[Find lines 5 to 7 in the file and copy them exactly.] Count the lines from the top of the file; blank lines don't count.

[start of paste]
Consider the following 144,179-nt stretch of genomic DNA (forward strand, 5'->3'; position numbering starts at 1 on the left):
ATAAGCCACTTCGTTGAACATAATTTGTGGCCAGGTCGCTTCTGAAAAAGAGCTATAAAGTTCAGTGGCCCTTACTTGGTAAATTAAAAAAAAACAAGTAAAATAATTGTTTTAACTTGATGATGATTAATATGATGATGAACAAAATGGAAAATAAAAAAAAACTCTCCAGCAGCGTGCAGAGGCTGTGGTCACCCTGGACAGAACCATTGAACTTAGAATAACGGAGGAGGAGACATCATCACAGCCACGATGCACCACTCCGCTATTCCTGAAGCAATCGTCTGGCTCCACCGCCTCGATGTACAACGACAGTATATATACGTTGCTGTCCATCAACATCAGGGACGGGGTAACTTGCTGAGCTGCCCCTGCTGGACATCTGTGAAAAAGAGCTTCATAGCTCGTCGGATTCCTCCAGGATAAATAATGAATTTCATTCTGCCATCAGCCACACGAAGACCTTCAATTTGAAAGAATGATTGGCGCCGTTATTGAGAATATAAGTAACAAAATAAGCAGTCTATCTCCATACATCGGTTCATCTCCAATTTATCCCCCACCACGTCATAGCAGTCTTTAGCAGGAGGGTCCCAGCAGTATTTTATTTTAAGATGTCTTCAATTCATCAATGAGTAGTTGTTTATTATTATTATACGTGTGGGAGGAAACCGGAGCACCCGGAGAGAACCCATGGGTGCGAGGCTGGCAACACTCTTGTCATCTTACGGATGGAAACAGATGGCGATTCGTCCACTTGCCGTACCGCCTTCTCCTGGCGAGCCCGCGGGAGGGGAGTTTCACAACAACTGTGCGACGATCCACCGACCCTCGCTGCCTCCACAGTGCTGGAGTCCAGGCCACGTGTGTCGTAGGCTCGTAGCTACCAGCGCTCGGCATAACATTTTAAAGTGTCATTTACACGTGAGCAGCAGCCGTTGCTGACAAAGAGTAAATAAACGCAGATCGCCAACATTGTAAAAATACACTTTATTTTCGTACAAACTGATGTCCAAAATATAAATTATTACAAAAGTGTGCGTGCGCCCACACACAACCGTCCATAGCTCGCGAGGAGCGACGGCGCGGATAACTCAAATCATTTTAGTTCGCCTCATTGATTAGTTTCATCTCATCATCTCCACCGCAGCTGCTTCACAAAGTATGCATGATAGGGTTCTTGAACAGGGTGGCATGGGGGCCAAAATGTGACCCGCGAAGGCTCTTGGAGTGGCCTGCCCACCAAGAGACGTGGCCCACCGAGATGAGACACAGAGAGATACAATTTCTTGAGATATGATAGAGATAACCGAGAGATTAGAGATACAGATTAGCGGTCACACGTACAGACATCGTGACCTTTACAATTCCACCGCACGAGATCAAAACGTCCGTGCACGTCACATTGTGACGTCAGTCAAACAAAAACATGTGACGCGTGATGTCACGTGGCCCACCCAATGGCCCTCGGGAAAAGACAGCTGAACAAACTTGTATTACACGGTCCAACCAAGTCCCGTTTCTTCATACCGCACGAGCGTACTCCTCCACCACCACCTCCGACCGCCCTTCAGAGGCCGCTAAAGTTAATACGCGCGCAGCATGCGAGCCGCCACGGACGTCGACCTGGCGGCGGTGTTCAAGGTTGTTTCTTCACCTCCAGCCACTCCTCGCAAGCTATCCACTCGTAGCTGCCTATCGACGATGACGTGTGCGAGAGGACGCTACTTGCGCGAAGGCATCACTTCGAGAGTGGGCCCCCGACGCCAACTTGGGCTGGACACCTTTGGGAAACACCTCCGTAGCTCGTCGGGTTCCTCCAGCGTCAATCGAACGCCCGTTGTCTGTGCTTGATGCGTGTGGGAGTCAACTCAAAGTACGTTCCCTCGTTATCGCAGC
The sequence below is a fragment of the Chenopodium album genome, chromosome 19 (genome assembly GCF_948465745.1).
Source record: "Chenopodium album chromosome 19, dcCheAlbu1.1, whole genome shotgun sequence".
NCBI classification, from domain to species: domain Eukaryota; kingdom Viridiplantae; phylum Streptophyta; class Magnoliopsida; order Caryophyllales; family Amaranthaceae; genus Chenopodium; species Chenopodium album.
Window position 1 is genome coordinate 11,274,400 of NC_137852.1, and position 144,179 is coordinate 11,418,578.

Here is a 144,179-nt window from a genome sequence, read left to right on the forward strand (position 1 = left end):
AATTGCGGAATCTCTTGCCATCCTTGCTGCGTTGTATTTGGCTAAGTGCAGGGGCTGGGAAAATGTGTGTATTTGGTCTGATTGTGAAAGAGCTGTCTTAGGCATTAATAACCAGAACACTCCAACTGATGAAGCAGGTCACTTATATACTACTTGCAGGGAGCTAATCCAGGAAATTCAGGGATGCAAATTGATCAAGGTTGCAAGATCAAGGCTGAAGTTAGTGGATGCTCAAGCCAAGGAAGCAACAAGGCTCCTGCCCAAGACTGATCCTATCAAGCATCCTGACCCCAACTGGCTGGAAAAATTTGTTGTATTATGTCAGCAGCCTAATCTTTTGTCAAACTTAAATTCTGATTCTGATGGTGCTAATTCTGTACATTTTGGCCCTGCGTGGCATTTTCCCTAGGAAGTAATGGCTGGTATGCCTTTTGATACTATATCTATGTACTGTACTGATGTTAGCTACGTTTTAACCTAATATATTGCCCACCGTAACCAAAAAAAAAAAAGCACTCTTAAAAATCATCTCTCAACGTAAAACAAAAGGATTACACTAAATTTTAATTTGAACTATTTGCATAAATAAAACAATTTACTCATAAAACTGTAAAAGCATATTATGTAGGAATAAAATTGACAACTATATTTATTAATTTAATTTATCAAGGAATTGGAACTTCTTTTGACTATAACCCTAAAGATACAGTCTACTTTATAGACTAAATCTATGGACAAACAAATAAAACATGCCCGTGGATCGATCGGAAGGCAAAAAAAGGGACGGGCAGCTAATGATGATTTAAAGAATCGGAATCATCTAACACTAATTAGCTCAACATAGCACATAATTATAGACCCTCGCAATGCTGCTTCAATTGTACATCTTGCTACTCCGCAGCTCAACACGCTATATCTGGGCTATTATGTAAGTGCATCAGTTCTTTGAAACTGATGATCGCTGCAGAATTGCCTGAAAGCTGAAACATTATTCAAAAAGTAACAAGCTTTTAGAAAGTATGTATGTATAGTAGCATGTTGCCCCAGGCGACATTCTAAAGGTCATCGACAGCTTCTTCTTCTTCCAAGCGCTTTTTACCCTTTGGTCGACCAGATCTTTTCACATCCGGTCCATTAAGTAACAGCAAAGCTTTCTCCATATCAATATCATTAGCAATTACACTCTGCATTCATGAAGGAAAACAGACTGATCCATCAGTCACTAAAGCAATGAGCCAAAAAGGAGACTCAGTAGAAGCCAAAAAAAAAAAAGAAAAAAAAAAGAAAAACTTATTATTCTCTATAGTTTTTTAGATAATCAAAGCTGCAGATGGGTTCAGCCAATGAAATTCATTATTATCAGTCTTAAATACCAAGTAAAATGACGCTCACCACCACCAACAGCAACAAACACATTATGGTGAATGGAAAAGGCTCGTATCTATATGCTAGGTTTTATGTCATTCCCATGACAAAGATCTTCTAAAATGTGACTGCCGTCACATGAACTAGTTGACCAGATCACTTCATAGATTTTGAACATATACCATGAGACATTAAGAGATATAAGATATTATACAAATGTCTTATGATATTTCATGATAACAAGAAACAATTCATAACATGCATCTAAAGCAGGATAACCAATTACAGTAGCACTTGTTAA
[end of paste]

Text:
NCBI classification, from domain to species: domain Eukaryota; kingdom Viridiplantae; phylum Streptophyta; class Magnoliopsida; order Caryophyllales; family Amaranthaceae; genus Chenopodium; species Chenopodium album.
Window position 1 is genome coordinate 11,274,400 of NC_137852.1, and position 144,179 is coordinate 11,418,578.

Here is a 144,179-nt window from a genome sequence, read left to right on the forward strand (position 1 = left end):